However, as mentioned, this is traditional voting behavior. What was different in 2016 was that white voters voted as a faction and overwhelmingly for Donald Trump. This voting behavior is nothing new and not unexpected of minority voters who vote Democrat in vast majorities, but is relatively uncommon of white voters. Furthermore, not only did whites vote as a faction, they turned out. This turnout is the key. Donald Trump won the white vote by virtually the same margin as Mitt Romney in 2012, but there were more of these voters in 2016. Exit poll data from CNN and changes in voter turnout from 2012 to 2016 provided by FiveThirtyEight.com demonstrate these changes.

Now compare these to the election results by county. Areas of America that are mainly white voted Republican. Areas of America that voted Republican and are mainly white increased their turnout from 2012 while areas which voted Democrat had a slighter increase in voting, if not decreases. Thereby, Donald Trump won the election by overwhelming winning the white vote and convincing those white voters to turn out on Election Day. Conversely, while Hillary Clinton overwhelmingly won the minority vote (to a greater degree than Trump won the white vote), she lost vote margins from President Obama in 2012, and these groups did not turn out as they had in 2012.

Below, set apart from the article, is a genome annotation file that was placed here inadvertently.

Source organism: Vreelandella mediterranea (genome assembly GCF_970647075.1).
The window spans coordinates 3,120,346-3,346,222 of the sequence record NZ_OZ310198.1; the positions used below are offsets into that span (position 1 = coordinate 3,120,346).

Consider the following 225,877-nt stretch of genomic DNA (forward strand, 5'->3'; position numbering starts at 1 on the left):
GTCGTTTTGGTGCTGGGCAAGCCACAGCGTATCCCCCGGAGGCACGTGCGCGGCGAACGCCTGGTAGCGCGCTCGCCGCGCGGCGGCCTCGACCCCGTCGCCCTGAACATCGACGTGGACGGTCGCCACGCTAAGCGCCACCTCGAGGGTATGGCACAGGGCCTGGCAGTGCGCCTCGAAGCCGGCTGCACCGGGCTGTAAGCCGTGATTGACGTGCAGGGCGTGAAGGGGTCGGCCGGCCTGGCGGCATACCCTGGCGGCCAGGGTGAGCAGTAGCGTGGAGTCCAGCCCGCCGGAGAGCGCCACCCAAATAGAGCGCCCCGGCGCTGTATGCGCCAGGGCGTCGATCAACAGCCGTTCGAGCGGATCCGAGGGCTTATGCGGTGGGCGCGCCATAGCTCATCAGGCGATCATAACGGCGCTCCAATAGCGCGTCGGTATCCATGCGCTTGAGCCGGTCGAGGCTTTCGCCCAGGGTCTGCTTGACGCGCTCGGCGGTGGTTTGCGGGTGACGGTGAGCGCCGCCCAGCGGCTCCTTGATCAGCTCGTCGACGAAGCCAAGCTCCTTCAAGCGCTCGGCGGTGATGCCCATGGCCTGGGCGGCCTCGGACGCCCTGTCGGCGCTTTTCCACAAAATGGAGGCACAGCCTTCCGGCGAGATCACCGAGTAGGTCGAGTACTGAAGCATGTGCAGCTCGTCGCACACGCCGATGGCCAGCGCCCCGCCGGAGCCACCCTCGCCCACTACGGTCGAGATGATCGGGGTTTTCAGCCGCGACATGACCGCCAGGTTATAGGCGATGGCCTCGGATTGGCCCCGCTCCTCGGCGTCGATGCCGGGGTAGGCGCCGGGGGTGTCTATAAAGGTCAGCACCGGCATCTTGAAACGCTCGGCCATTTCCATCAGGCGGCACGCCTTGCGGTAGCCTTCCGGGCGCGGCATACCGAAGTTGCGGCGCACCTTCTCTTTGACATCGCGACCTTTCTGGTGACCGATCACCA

Hillary Clinton lost the demographic battle. She could not maintain minority vote margins and could not entice these voters to show up on November 8th. Donald Trump was able to galvanize the white vote and excite them into showing up to cast their ballots. He was even able to get college-educated white women to vote in his favor, a vote which has historically gone for Democrats. And in the short-term this struggle over demographics will most likely continue.

Winning coalitions are traditionally narrow, but this presidential election redrew those lines. But the margins remain narrow. In the future that may change as the white vote will decrease and minority voters will increase as the demographics of the United States change over time. However, party affiliation of white voters is moving more strongly Republican than party affiliation of whites and minorities is moving Democrat. This chart from The New Yorker highlights these differences.

tny-scale-update-mr

The past two decades have shown that American public opinion is moving away from the Republican Party. Younger voters are more liberal on traditional GOP issues such as gun rights, abortion and welfare. This was especially considered the case following the 2008 presidential election in which young and minority voters turned out to cast their ballots in record numbers for a black, progressive candidate. However, as the 2016 election demonstrated, not only did millions of voters feel President Obama did not live up to his promise of 2008 but that millions of others also feel that he did not go far enough in legislating those progressive ideals. And Hillary Clinton failed to provide additional or alternative reasons for their vote while Donald Trump was able.

Now the question becomes, can Donald Trump continue to galvanize and excite his faction of voters? That remains to be seen. If he is able, 2020 will most likely look much like 2016. If he is not to fulfill his promises of systemic change the demographic battle for American voters will most likely begin anew in 2020.